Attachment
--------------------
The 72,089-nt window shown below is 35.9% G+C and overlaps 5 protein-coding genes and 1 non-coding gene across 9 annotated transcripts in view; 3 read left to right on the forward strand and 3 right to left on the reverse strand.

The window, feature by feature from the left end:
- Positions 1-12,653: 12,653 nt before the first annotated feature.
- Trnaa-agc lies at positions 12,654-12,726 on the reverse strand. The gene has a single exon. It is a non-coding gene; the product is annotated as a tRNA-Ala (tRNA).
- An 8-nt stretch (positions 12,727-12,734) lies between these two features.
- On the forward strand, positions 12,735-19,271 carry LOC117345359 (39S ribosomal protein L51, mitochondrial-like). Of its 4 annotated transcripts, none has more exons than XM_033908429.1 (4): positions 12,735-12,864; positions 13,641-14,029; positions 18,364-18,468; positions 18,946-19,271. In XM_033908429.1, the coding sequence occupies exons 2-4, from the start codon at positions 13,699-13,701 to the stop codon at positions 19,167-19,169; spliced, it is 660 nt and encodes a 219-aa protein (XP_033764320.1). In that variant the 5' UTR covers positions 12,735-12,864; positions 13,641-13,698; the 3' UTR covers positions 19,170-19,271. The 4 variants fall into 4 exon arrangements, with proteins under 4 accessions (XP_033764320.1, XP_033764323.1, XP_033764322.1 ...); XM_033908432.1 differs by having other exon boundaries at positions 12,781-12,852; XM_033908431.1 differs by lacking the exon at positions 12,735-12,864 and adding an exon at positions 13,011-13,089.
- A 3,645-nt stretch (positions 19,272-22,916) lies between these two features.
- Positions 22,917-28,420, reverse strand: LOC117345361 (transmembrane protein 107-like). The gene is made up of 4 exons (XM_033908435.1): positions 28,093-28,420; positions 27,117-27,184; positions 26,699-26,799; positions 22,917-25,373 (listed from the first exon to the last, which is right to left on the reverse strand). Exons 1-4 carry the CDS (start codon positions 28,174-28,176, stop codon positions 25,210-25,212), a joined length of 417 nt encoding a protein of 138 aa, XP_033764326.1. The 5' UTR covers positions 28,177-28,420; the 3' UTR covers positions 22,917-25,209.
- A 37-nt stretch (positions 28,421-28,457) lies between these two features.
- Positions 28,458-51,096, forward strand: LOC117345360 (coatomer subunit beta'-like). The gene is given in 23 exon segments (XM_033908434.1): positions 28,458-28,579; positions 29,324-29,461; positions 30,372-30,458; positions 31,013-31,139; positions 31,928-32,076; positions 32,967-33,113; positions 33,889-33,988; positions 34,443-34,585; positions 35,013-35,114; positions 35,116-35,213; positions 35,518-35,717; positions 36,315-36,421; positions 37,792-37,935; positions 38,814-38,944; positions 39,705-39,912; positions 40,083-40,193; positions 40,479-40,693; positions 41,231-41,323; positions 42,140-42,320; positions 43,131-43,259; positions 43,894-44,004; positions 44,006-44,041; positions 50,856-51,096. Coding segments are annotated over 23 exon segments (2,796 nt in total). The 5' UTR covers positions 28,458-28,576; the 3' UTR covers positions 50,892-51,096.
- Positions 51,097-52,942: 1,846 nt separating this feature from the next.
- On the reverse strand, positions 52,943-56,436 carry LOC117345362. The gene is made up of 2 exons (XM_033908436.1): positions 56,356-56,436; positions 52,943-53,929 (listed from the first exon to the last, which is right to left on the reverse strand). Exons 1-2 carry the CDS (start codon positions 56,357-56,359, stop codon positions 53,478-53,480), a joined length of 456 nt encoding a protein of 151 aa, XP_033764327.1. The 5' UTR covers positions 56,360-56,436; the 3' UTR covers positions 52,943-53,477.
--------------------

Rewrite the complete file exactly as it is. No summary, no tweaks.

The 72,089-nt window shown below is 35.9% G+C and overlaps 5 protein-coding genes and 1 non-coding gene across 9 annotated transcripts in view; 3 read left to right on the forward strand and 3 right to left on the reverse strand.

The window, feature by feature from the left end:
- Positions 1-12,653: 12,653 nt before the first annotated feature.
- Trnaa-agc lies at positions 12,654-12,726 on the reverse strand. The gene has a single exon. It is a non-coding gene; the product is annotated as a tRNA-Ala (tRNA).
- An 8-nt stretch (positions 12,727-12,734) lies between these two features.
- On the forward strand, positions 12,735-19,271 carry LOC117345359 (39S ribosomal protein L51, mitochondrial-like). Of its 4 annotated transcripts, none has more exons than XM_033908429.1 (4): positions 12,735-12,864; positions 13,641-14,029; positions 18,364-18,468; positions 18,946-19,271. In XM_033908429.1, the coding sequence occupies exons 2-4, from the start codon at positions 13,699-13,701 to the stop codon at positions 19,167-19,169; spliced, it is 660 nt and encodes a 219-aa protein (XP_033764320.1). In that variant the 5' UTR covers positions 12,735-12,864; positions 13,641-13,698; the 3' UTR covers positions 19,170-19,271. The 4 variants fall into 4 exon arrangements, with proteins under 4 accessions (XP_033764320.1, XP_033764323.1, XP_033764322.1 ...); XM_033908432.1 differs by having other exon boundaries at positions 12,781-12,852; XM_033908431.1 differs by lacking the exon at positions 12,735-12,864 and adding an exon at positions 13,011-13,089.
- A 3,645-nt stretch (positions 19,272-22,916) lies between these two features.
- Positions 22,917-28,420, reverse strand: LOC117345361 (transmembrane protein 107-like). The gene is made up of 4 exons (XM_033908435.1): positions 28,093-28,420; positions 27,117-27,184; positions 26,699-26,799; positions 22,917-25,373 (listed from the first exon to the last, which is right to left on the reverse strand). Exons 1-4 carry the CDS (start codon positions 28,174-28,176, stop codon positions 25,210-25,212), a joined length of 417 nt encoding a protein of 138 aa, XP_033764326.1. The 5' UTR covers positions 28,177-28,420; the 3' UTR covers positions 22,917-25,209.
- A 37-nt stretch (positions 28,421-28,457) lies between these two features.
- Positions 28,458-51,096, forward strand: LOC117345360 (coatomer subunit beta'-like). The gene is given in 23 exon segments (XM_033908434.1): positions 28,458-28,579; positions 29,324-29,461; positions 30,372-30,458; positions 31,013-31,139; positions 31,928-32,076; positions 32,967-33,113; positions 33,889-33,988; positions 34,443-34,585; positions 35,013-35,114; positions 35,116-35,213; positions 35,518-35,717; positions 36,315-36,421; positions 37,792-37,935; positions 38,814-38,944; positions 39,705-39,912; positions 40,083-40,193; positions 40,479-40,693; positions 41,231-41,323; positions 42,140-42,320; positions 43,131-43,259; positions 43,894-44,004; positions 44,006-44,041; positions 50,856-51,096. Coding segments are annotated over 23 exon segments (2,796 nt in total). The 5' UTR covers positions 28,458-28,576; the 3' UTR covers positions 50,892-51,096.
- Positions 51,097-52,942: 1,846 nt separating this feature from the next.
- On the reverse strand, positions 52,943-56,436 carry LOC117345362. The gene is made up of 2 exons (XM_033908436.1): positions 56,356-56,436; positions 52,943-53,929 (listed from the first exon to the last, which is right to left on the reverse strand). Exons 1-2 carry the CDS (start codon positions 56,357-56,359, stop codon positions 53,478-53,480), a joined length of 456 nt encoding a protein of 151 aa, XP_033764327.1. The 5' UTR covers positions 56,360-56,436; the 3' UTR covers positions 52,943-53,477.